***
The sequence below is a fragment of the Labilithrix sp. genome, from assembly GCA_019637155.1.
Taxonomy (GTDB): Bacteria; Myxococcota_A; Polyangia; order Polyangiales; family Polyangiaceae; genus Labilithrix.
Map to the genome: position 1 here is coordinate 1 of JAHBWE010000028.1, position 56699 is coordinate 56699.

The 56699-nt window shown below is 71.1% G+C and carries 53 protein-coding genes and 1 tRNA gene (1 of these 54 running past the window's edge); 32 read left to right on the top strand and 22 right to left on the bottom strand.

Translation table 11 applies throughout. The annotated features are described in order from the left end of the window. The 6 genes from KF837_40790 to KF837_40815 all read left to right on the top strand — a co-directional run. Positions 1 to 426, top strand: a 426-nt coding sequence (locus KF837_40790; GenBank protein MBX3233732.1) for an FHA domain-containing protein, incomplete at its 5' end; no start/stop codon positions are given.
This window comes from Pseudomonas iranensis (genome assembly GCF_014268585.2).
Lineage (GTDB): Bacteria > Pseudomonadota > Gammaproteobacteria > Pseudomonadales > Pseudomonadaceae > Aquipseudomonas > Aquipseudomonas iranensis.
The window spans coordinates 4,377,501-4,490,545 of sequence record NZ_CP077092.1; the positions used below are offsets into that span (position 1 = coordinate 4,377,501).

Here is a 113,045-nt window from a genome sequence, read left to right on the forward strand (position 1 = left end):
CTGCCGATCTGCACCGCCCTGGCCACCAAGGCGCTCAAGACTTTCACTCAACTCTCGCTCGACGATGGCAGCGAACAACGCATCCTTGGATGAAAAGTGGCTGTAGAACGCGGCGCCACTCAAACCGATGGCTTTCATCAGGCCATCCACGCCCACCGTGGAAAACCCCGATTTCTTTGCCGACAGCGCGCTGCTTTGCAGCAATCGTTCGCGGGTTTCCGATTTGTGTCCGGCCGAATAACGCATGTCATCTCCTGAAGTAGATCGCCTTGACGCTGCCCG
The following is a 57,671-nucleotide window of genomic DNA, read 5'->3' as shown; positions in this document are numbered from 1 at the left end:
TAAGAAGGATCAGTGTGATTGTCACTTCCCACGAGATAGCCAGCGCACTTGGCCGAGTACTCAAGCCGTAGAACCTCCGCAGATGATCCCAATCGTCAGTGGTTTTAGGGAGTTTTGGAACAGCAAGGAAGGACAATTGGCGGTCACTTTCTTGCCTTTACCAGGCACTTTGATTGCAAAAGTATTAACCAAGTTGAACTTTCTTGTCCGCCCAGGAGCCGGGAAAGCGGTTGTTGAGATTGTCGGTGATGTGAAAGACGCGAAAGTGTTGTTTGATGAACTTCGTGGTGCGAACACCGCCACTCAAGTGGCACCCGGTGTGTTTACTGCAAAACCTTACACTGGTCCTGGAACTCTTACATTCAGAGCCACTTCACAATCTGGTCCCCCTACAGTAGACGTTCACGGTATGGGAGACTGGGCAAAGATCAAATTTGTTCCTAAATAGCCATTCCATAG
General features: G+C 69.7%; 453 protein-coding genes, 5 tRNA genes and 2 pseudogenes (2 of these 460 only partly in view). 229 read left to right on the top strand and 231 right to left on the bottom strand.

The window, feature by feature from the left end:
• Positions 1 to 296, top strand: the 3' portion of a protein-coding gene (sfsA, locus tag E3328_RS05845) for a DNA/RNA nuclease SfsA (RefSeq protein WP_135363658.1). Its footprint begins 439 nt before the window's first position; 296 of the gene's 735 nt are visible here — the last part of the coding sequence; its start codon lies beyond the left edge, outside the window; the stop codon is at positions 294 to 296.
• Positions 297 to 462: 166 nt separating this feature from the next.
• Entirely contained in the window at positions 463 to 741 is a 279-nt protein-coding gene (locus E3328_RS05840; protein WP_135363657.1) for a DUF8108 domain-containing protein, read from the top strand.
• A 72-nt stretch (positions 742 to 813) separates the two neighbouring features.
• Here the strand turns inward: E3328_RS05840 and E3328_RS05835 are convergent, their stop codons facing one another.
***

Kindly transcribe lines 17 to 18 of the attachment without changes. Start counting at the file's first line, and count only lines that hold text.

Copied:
• Entirely contained in the window at positions 463 to 741 is a 279-nt protein-coding gene (locus E3328_RS05840; protein WP_135363657.1) for a DUF8108 domain-containing protein, read from the top strand.
• A 72-nt stretch (positions 742 to 813) separates the two neighbouring features.